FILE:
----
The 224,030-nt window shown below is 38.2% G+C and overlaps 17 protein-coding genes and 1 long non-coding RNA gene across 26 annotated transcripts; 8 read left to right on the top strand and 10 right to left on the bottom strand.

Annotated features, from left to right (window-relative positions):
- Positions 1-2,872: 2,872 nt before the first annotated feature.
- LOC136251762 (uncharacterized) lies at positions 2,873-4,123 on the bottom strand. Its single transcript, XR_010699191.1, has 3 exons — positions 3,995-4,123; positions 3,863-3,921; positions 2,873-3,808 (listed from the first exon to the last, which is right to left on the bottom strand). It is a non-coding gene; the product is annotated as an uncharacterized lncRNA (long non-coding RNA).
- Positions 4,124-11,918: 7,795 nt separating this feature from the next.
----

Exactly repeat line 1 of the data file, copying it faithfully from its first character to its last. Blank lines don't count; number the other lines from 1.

The 224,030-nt window shown below is 38.2% G+C and overlaps 17 protein-coding genes and 1 long non-coding RNA gene across 26 annotated transcripts; 8 read left to right on the top strand and 10 right to left on the bottom strand.